Updated: Jan 16
Nothing more fun than creating your own amigurumis – But where do you start when creating your own patterns?
Creating Japanese amigurumi is very similar to crocheting clothes and shawls but should be categorised as sculpting in spirals and circles to create cute little monsters and dolls.
By the end of this blog post you’ll have everything you need to design your own amigurumi patterns - And who knows, maybe you’ll get inspired to eventually start your own crochet pattern business!
Think about what you’d like to design but don’t copy other people’s work or you’ll find yourself in trouble. If you already know what you’d like to design, head over to the sketching table and start drawing the amigurumi. No worries if you don’t quite know what to design yet.
First you’ll need to get inspired and a great way to find inspiration is to write anything down that gets to mind!
If you’ve picked a doll for your first design, try looking for inspiration on Google and Pinterest using the words you’ve just written down. From there on you can save inspirational images and create a mood board to hold onto your inspiration. We want to hold onto that inspiration as long as possible.
Start simple and keep the project small. It’s your first crochet design and you don’t want to drown in this project and get bored of the process. Successful designs will keep you motivated to keep going in the future!
Know your stitches
When creating crochet patterns you should be familiar with basic stitches before you create your own patterns. Starting off with basic stitches like sc, inc, dec, sc in FLO/BLO, dc, hdc and a magic ring are enough basic stitches and terms to get you started with your designs and will make your pattern easy to follow.
Most amigurumis are made crocheting in circles and increase and decrease each round. Where and when is up to you.
For this step old fashioned pencil and paper are enough to start sketching your ideas, so you’ll get an idea of the shapes and colours you want to use. At this stage, it’s just a sketch and colours might differ in the final amigurumi. This sketch will be your guide throughout the process.
At this point it’d be a good time to start thinking about your choice of yarn, stuffing, and set aside different sizes of safety eyes.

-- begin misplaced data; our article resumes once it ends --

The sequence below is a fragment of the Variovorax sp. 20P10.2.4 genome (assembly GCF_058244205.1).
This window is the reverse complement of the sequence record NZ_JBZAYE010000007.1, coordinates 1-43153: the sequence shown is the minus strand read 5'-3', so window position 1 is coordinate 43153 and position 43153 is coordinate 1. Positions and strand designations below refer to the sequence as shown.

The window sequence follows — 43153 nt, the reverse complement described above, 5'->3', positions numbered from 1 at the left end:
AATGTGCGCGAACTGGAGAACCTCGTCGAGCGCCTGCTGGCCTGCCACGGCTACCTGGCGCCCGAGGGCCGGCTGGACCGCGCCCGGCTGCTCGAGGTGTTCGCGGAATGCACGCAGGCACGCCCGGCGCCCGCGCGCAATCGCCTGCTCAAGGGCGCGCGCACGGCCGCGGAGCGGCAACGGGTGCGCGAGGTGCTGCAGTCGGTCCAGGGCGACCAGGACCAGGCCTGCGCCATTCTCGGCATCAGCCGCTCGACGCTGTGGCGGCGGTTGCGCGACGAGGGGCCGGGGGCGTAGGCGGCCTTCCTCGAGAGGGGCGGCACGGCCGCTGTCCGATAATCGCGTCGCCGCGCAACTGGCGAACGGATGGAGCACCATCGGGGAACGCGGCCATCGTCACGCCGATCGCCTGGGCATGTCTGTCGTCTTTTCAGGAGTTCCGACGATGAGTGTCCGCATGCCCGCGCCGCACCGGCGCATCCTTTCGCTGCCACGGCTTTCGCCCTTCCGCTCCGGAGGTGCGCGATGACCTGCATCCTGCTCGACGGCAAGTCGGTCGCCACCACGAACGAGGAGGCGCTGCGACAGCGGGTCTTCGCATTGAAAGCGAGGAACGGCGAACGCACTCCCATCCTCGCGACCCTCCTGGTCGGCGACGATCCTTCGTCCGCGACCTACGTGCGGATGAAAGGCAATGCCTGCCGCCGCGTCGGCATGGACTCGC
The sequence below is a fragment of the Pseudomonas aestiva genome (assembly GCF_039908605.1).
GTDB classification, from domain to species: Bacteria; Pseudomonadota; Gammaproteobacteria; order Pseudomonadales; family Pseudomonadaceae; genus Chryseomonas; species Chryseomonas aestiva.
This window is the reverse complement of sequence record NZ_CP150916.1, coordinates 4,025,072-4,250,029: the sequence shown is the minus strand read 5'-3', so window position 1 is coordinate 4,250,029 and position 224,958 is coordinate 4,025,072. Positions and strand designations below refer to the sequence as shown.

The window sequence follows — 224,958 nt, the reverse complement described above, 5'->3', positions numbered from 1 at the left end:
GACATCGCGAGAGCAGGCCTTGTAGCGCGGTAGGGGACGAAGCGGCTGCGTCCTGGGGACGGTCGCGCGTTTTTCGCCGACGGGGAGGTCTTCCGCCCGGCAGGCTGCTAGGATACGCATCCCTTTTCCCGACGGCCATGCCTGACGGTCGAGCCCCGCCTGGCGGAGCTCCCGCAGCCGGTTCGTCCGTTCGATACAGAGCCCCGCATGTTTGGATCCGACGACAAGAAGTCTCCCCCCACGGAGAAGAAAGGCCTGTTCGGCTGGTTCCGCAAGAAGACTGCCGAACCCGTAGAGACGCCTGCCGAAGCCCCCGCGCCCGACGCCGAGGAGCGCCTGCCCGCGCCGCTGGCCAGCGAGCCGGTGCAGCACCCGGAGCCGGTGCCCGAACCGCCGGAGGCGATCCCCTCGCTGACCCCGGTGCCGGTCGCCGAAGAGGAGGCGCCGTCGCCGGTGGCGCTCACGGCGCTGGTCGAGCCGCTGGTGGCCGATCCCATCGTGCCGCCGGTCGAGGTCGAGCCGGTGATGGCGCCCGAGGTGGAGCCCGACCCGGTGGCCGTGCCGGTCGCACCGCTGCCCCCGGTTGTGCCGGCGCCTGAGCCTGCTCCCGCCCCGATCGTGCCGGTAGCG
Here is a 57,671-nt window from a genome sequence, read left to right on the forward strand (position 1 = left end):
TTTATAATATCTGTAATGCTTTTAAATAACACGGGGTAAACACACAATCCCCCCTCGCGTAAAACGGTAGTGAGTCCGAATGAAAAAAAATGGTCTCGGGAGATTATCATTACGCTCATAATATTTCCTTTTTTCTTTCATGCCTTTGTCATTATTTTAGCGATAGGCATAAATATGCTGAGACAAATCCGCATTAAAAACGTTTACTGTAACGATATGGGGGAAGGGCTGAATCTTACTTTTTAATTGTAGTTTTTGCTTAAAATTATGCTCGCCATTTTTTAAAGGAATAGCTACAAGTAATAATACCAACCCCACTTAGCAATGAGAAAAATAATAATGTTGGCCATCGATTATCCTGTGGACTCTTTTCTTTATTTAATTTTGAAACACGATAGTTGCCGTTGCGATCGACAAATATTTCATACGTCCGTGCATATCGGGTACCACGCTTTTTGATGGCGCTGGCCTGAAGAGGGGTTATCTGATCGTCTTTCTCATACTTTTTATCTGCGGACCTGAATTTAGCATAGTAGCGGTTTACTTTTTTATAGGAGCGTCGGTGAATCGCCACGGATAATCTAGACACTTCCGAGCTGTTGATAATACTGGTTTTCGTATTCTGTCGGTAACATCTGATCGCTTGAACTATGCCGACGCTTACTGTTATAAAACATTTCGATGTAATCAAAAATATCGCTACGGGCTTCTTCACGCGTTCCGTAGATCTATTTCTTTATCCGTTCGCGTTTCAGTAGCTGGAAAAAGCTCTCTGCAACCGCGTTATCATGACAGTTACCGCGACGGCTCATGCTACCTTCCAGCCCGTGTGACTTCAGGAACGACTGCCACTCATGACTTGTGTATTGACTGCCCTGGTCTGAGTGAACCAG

Graph paper can be used to speed up the process while you sketch out your design. Draw out the head and other body parts of your doll and count the squares. If your head has 30 squares and your body 24, you’ll have a pretty clear idea of how many stitches you’ll need.
Turning a 2D sketch into a 3D object can be a bit tricky, so that’s why drawing your doll in different angles is so important.
Mercerised cotton: Great for small sized and detailed monsters and dolls. It will give your amigurumi a clean and shiny look and is easy to work with. A smaller crochet hook between 0.9 - 1.50mm crochet hook would be best depending on what type of yarn brand you use.
It’s best to keep your designs about 5-15cm.(2-6 inches) since we’re working with tiny hooks!
Acrylic yarn: Acrylic yarn is cheap and easy to crochet with when using bigger hooks. Usually 2.5 – 3.5mm hooks are used for this type of yarn and the end results are much bigger than crocheting with cotton. Perfect to create plushies to snuggle up with!
Stuffing: A small but important ingredient for a stuffed doll or monster is squishy polyester stuffing. There’s stuffing on the market that clumps together like cotton balls, but the squishy ones will “bounce” more and are less likely to form clumps when you over-stuff.
Write down your pattern
It’s finally time to create that crochet pattern you’ve worked on! Keep careful notes as you’re writing down your design. A great way to keep track is writing every step down in Word. Create a chart or table where you write down each row and the final amount of stitches at the end of each row.
Scrap yarn is a great tool when it comes to keeping track of your stitch count. Be sure to use some type of stitch marker.
Once you’ve finished the head, use it as as a size reference for the other body parts.
After finishing all body parts you’re ready to assemble everything together. Pin it together first to get an idea of the final piece. If you’re not happy with it, this would be a good time to redo a few body parts until you’re satisfied.
If you get stuck on an idea, take a break and come back to it on a later date.
Publishing your work
Now that you’ve written your first crochet pattern, it’s time to publish it!
But before you do so you’ll have to test it a few times first. Make sure you made no mistakes and that your pattern has clearly written steps with pictures for guidance. Name your pattern and include a material and abbreviation list on the first page. Once that’s done you’ll have to save it as a PDF file.
You’re ready to share your first amigurumi pattern for free or sell it on online platforms like Etsy, Ravelry, Amigurumi Today or even Facebook groups.
I hope this post will get you going on your journey and get you hooked for more!
Feel free to leave a comment on this post. I’ll gladly answer any questions you may have.